“Wulf and Eadwacer” & W.H. Auden’s “The Secret Agent”

Wulf and Eadwacer” by Unknown
trans. from the Old English by Richard Hamer

It is as though my people had been given
A present. They will wish to capture him
If he comes with a troop. We are apart.
Wulf is on one isle, I am on another.
Fast is that island set among the fens.
Murderous are the people who inhabit
That island. They will wish to capture him
If he comes with a troop. We are apart.
Grieved have I for my Wulf with distant longings.
Then was it rainy weather, and I sad,
When the bold warrior laid his arms about me.
I took delight in that and also pain.
O Wulf, my Wulf, my longing for your coming
Has made me ill, the rareness of your visits,
My grieving spirit, not the lack of food.
Eadwacer, do you hear me? For a wolf
Shall carry to the woods our wretched whelp.
Men very easily may put asunder
That which was never joined, our song together.

—–

The Secret Agent” by W.H. Auden

Control of the passes was, he saw, the key
To this new district, but who would get it?
He, the trained spy, had walked into the trap
For a bogus guide, seduced by the old tricks.
At Greenhearth was a fine site for a dam
And easy power, had they pushed the rail
Some stations nearer. They ignored his wires:
The bridges were unbuilt and trouble coming.

The street music seemed gracious now to one
For weeks up in the desert. Woken by water
Running away in the dark, he often had
Reproached the night for a companion
Dreamed of already. They would shoot, of course,
Parting easily two that were never joined.

(1928)

4 thoughts on ““Wulf and Eadwacer” & W.H. Auden’s “The Secret Agent”

  1. admin Post author

    The following is an excerpt from an essay I wrote in 2006, analyzing the connections between the two poems (see the concluding lines of both) – and how each poem deals with isolation and community.

    —–

    But Auden seems not to directly address this idea of composition in his poem – he ends on the note of separation. However, it is important to keep in mind that he ends on a line that is not his own. It is a line that is centuries old, that expresses an idea or an emotion to which he felt compelled to respond. It is perhaps not as a strong a response as Cohen wants to make it, his “two lovers calling to one another across the centuries” (320), but it is a response, and a tacit complication. What does it mean when one poem responds to another poem’s pervading sense of isolation? In some ways the act of response could be a resistance to the isolation – be it isolation from others, isolation from country, or the internalization of thoughts. “Wulf and Eadwacer” acknowledges this to a certain degree in its final line – songs, compositions, they are an external or communal act. When writing “The Secret Agent” Auden acknowledges community by including a line from the Anglo-Saxon poem. Thus, the two authors may be allowing the poems themselves to be a response to the despair each portrays.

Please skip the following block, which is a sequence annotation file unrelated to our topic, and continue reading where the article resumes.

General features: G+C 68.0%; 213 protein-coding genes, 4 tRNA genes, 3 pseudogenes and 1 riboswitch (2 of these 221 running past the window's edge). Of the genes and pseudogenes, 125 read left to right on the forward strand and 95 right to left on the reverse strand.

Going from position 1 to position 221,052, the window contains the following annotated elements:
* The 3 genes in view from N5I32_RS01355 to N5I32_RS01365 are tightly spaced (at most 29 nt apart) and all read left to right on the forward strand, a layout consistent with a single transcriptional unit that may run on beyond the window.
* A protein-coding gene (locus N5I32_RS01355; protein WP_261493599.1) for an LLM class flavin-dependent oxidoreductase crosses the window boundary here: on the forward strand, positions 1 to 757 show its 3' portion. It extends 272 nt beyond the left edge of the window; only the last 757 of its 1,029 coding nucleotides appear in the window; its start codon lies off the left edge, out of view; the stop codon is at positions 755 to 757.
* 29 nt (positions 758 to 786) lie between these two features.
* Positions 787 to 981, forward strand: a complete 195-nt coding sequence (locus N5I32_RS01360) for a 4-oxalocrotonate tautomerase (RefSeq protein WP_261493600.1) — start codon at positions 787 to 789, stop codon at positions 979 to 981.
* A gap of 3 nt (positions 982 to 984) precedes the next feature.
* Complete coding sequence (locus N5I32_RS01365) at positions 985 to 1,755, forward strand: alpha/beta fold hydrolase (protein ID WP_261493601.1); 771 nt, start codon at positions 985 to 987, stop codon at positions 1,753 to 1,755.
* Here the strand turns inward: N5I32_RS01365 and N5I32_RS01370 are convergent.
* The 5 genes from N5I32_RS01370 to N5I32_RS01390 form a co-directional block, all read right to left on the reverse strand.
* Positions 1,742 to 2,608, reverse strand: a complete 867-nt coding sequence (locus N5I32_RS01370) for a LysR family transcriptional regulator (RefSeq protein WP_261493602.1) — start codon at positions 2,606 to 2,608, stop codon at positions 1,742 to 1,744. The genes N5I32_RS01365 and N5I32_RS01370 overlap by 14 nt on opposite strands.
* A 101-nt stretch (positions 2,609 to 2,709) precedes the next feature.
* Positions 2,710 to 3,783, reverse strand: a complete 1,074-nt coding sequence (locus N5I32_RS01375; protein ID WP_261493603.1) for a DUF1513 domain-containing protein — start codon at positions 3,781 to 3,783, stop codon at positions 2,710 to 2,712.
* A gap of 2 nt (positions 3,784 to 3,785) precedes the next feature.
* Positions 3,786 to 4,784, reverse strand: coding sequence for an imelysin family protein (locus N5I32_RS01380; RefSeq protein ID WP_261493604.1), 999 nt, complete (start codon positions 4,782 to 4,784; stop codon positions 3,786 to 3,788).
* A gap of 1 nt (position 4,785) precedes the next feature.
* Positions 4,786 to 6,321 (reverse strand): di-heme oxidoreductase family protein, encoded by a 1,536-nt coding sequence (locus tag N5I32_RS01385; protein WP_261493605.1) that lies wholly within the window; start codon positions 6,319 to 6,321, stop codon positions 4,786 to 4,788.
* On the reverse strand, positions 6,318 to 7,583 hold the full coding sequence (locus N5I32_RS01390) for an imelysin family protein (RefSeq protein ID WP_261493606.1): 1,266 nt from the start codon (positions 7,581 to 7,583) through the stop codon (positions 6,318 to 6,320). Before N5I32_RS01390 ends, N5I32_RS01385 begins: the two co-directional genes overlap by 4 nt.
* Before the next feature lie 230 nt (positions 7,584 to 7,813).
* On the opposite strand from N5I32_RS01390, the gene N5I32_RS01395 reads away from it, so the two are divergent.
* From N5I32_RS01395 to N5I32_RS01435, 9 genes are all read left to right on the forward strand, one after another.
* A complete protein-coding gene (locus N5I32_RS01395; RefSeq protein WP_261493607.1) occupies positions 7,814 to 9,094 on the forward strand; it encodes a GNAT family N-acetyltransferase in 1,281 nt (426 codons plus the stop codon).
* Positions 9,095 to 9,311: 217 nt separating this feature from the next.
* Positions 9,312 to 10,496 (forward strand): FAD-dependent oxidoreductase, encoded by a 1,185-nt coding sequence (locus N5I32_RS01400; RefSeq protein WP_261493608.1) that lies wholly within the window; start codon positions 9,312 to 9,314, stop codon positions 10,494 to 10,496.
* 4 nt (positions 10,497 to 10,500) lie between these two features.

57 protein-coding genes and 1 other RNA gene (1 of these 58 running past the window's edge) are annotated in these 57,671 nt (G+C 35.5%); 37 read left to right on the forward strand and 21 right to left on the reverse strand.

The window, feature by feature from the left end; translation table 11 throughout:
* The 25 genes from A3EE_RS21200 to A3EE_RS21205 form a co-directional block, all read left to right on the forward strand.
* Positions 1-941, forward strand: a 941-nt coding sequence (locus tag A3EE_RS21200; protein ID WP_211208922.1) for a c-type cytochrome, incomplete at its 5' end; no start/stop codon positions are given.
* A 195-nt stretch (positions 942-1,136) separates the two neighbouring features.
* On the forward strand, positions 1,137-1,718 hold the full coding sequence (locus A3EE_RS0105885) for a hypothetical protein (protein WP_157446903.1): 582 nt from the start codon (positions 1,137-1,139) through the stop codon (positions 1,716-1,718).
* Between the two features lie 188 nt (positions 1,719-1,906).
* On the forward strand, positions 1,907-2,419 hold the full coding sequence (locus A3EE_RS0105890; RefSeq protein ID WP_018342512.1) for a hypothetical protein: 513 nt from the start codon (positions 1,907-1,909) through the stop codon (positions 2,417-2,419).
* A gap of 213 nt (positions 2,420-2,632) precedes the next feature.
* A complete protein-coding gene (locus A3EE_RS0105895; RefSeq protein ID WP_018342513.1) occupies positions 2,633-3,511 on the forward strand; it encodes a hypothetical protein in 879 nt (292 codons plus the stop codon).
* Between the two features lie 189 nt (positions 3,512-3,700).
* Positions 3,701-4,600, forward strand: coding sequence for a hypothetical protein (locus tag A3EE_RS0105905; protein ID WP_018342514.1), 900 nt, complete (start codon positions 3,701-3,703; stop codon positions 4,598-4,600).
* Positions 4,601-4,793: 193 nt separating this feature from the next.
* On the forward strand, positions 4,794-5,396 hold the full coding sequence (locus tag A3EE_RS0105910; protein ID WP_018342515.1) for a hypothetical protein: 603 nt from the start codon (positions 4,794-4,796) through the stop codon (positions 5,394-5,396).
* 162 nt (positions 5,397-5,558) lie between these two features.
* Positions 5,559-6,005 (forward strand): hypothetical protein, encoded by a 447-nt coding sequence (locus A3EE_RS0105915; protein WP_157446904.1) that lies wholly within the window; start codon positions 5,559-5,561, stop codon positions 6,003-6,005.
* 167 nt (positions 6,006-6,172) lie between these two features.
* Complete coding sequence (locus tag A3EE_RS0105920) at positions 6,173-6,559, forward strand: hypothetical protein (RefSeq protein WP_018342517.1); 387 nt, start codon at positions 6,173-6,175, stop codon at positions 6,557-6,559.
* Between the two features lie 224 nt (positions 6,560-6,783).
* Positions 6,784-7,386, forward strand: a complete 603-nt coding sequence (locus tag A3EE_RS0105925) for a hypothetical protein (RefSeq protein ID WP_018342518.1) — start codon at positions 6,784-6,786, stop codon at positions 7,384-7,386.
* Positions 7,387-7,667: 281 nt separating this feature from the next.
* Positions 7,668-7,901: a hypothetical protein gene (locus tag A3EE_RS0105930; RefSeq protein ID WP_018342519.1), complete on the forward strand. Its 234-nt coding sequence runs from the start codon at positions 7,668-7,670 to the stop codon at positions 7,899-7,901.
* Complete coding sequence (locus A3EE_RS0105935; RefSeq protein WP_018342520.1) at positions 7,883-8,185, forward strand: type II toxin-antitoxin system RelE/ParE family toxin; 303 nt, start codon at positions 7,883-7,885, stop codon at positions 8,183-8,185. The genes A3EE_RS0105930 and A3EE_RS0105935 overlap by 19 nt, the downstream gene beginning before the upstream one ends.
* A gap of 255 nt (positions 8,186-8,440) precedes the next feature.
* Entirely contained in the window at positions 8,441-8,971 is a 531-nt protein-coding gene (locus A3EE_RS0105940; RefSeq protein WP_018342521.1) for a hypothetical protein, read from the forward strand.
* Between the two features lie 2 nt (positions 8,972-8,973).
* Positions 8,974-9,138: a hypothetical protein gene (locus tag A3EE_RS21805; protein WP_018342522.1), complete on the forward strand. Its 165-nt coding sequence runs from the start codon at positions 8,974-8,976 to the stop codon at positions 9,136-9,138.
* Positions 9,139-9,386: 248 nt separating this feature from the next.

Neither Auden nor the composer of “Wulf and Eadwacer” meant to provide an easy answer, and much is left up to conflicting interpretations. But “The Secret Agent” is clearly a reaction to the Anglo-Saxon poem. The last line is not simply a literary allusion for the sake of making an allusion, nor is it a “key” that shows the poem to be solely about a frustrated love. “The Secret Agent” is an emotional response to isolation and despair – and it addresses this response throughout the poem, not just in the final line.

    —–

    Cohen, Nan. “Auden’s Conspiracy; ‘The Secret Agent’ and ‘Wulf and Eadwacer.’” Interlitteria 3 (1998): 307-321

  2. admin Post author

    And for those who are interested, here’s the transcription of the Old English text (note that the title “Wulf and Eadwacer” is one given to it by scholars as the original text is untitled). Also worth noting is that the meaning of the poem has always been under debate, it is notoriously opaque.

    —–

    Leodum is minum swylce him mon lac gife;
    willað hy hine aþecgan, gif he on þreat cymeð.
    Ungelic is us.
    Wulf is on iege, ic on oþerre.
    Fæst is þæt eglond, fenne biworpen.
    Sindon wælreowe weras þær on ige;
    willað hy hine aþecgan, gif he on þreat cymeð.
    Ungelice is us.
    Wulfes ic mines widlastum wenum dogode;
    þonne hit wæs renig weder ond ic reotugu sæt,
    þonne mec se beaducafa bogum bilegde,
    wæs me wyn to þon, wæs me hwæþre eac lað.
    Wulf, min Wulf, wena me þine
    seoce gedydon, þine seldcymas,
    murnende mod, nales meteliste.
    Gehyrest þu, Eadwacer? Uncerne earne hwelp
    bireð Wulf to wuda.
    þæt mon eaþe tosliteð þætte næfre gesomnad wæs,
    uncer giedd geador.

    http://en.wikipedia.org/wiki/Wulf_and_Eadwacer

  3. Nick

    Are there any Old English experts out there who can explain why ‘ungelic’ of line 3 becomes ‘ungelice’ in line 8? Seems ironic given that this is Old English for ‘difference’ – an integral concept to the poem’s many meanings.

    Interesting couple of poems.

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